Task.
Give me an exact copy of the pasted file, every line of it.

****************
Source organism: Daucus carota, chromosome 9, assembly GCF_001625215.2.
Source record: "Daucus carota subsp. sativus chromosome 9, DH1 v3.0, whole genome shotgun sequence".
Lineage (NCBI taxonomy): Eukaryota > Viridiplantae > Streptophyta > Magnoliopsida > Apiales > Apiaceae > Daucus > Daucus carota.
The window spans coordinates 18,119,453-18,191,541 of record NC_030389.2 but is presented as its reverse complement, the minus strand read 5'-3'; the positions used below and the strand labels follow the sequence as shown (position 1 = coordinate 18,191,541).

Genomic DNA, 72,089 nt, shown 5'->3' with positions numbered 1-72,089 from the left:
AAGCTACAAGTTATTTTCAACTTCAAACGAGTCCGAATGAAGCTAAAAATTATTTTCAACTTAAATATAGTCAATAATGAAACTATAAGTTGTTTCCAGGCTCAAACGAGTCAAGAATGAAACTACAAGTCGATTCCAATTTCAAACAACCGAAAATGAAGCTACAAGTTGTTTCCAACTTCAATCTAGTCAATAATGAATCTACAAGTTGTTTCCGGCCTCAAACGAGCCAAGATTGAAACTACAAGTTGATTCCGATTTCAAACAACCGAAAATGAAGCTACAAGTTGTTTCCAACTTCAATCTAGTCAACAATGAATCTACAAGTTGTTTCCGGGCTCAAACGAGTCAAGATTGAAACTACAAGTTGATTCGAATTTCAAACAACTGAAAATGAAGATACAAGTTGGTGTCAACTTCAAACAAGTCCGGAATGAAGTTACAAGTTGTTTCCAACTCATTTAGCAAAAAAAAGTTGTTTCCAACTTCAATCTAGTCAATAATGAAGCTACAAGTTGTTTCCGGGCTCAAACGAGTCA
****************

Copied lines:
Source organism: Daucus carota, chromosome 9, assembly GCF_001625215.2.
Source record: "Daucus carota subsp. sativus chromosome 9, DH1 v3.0, whole genome shotgun sequence".
Lineage (NCBI taxonomy): Eukaryota > Viridiplantae > Streptophyta > Magnoliopsida > Apiales > Apiaceae > Daucus > Daucus carota.
The window spans coordinates 18,119,453-18,191,541 of record NC_030389.2 but is presented as its reverse complement, the minus strand read 5'-3'; the positions used below and the strand labels follow the sequence as shown (position 1 = coordinate 18,191,541).

Genomic DNA, 72,089 nt, shown 5'->3' with positions numbered 1-72,089 from the left:
AAGCTACAAGTTATTTTCAACTTCAAACGAGTCCGAATGAAGCTAAAAATTATTTTCAACTTAAATATAGTCAATAATGAAACTATAAGTTGTTTCCAGGCTCAAACGAGTCAAGAATGAAACTACAAGTCGATTCCAATTTCAAACAACCGAAAATGAAGCTACAAGTTGTTTCCAACTTCAATCTAGTCAATAATGAATCTACAAGTTGTTTCCGGCCTCAAACGAGCCAAGATTGAAACTACAAGTTGATTCCGATTTCAAACAACCGAAAATGAAGCTACAAGTTGTTTCCAACTTCAATCTAGTCAACAATGAATCTACAAGTTGTTTCCGGGCTCAAACGAGTCAAGATTGAAACTACAAGTTGATTCGAATTTCAAACAACTGAAAATGAAGATACAAGTTGGTGTCAACTTCAAACAAGTCCGGAATGAAGTTACAAGTTGTTTCCAACTCATTTAGCAAAAAAAAGTTGTTTCCAACTTCAATCTAGTCAATAATGAAGCTACAAGTTGTTTCCGGGCTCAAACGAGTCA